|Publication number||US4433336 A|
|Application number||US 06/346,314|
|Publication date||Feb 21, 1984|
|Filing date||Feb 5, 1982|
|Priority date||Feb 5, 1982|
|Publication number||06346314, 346314, US 4433336 A, US 4433336A, US-A-4433336, US4433336 A, US4433336A|
|Inventors||Alan R. Carr|
|Original Assignee||The United States Of America As Represented By The Secretary Of Commerce|
|Export Citation||BiBTeX, EndNote, RefMan|
|Patent Citations (3), Non-Patent Citations (2), Referenced by (71), Classifications (9), Legal Events (5)|
|External Links: USPTO, USPTO Assignment, Espacenet|
The present invention pertains to a multi-element antenna which, in a receiving mode, is capable of distinguishing the direction from which signals are received without being mechanically steered and, in a transmitting mode, is capable of being electrically steered or radiating uniformly.
A three-element directional antenna is described in an article, "A Compact Transportable HF Radar System for Directional Coastal Wave Field Measurements," Barrick et al. in Ocean Wave Climate, Earle et al., ed., Plenum Publishing Corporation, 1979, pp. 153-163, and which is adapted for use as a receiving antenna in a wave height measuring system. This system requires a receiving antenna which is capable of distinguishing the direction from which signals reflected from ocean waves are received. The antenna itself is composed of two crossed-loop antennas insulatingly mounted above a monopole antenna which in turn is fed against a four-element radial ground plane. The two crossed-loop antennas and the monopole antenna are connected to separate coaxial cables, and the output signals from the three coaxial cables processed and analyzed to determine wave height information based upon the Doppler spectrum of signals returned from the sea surface.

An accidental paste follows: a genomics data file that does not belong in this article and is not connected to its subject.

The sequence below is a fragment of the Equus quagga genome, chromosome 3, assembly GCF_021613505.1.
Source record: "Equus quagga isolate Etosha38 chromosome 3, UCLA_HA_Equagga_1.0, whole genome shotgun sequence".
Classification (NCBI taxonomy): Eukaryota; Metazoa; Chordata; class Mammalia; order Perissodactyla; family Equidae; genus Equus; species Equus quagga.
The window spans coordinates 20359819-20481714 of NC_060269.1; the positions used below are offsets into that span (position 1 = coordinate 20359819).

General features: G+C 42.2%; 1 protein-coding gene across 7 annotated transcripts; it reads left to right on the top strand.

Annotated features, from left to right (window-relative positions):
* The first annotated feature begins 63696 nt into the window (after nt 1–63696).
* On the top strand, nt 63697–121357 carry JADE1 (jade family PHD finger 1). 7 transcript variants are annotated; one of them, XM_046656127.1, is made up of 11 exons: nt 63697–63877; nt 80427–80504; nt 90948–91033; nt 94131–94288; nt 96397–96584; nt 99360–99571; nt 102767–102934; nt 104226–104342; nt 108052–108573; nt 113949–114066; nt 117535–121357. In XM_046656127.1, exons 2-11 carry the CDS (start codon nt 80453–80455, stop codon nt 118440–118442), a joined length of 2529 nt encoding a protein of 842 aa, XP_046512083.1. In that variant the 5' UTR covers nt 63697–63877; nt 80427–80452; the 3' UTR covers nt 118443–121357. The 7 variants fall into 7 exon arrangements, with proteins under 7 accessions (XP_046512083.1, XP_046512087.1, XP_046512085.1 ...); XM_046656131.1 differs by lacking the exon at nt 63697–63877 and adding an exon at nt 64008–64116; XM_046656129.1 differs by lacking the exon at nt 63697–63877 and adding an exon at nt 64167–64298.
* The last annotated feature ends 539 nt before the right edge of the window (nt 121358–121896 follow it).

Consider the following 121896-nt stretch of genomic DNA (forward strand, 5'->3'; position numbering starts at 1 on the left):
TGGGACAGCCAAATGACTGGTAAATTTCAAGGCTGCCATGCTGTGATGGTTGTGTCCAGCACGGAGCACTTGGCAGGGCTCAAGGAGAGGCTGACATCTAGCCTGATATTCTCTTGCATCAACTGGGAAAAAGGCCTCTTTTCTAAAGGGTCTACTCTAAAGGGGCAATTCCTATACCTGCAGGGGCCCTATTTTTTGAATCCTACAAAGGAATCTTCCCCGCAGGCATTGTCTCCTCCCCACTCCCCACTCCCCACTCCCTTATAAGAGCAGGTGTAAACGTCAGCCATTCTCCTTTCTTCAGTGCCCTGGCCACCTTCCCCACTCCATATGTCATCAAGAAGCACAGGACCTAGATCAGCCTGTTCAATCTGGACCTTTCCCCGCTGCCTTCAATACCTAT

Although this antenna is capable of performing the desired function to some extent, it suffers from serious drawbacks. Most serious among these is the fact that the loop antennas are 21 dB less efficient than the monopole. The outputs from the loop antennas and the monopole must be balanced so that the three signal levels will be equivalent in magnitude, and hence so that the quantization error is the same for all three antennas, in order to perform the desired signal processing. Balancing the loop antennas and the monopole antenna effectively requires that the output signal from the monopole antenna be reduced by 21 dB. Unfortunately, by attenuating the output of the monopole antenna, the system signal-to-noise ratio is accordingly reduced. This drastically reduces the effective range of the system.
Also, quite importantly, this antenna cannot be used for transmitting; due to the use of sequential selection of the loop and monopole antennas, only receiving is possible.
A similar antenna is described in U.S. Pat. No. 3,882,506 issued May 6, 1975 to Mori et al. This antenna includes a whip or monopole antenna which extends through and above two crossed-loop antennas. The vertical monopole antenna is electrically insulated from the crossed loops.
That antenna too suffers from a number of drawbacks. First, the effective height of the vertical antenna is only that portion which extends above the crossed loops. Thus, it may be necessary to make the overall vertical height of the antenna quite high, which may be unacceptable for some applications. Secondly, the antenna of Mori et al. is useful only in receiving applications. This is due to the fact that the vertical antenna must pass through the high impedance (and hence high voltage in the transmitting mode) portion of the loop antennas, specifically, the gap at the top of the loop antennas. Thus, high voltage flashover would likely occur if the antenna were used in a transmitting mode. Moreover, the transmitting efficiency of the loops is quite low.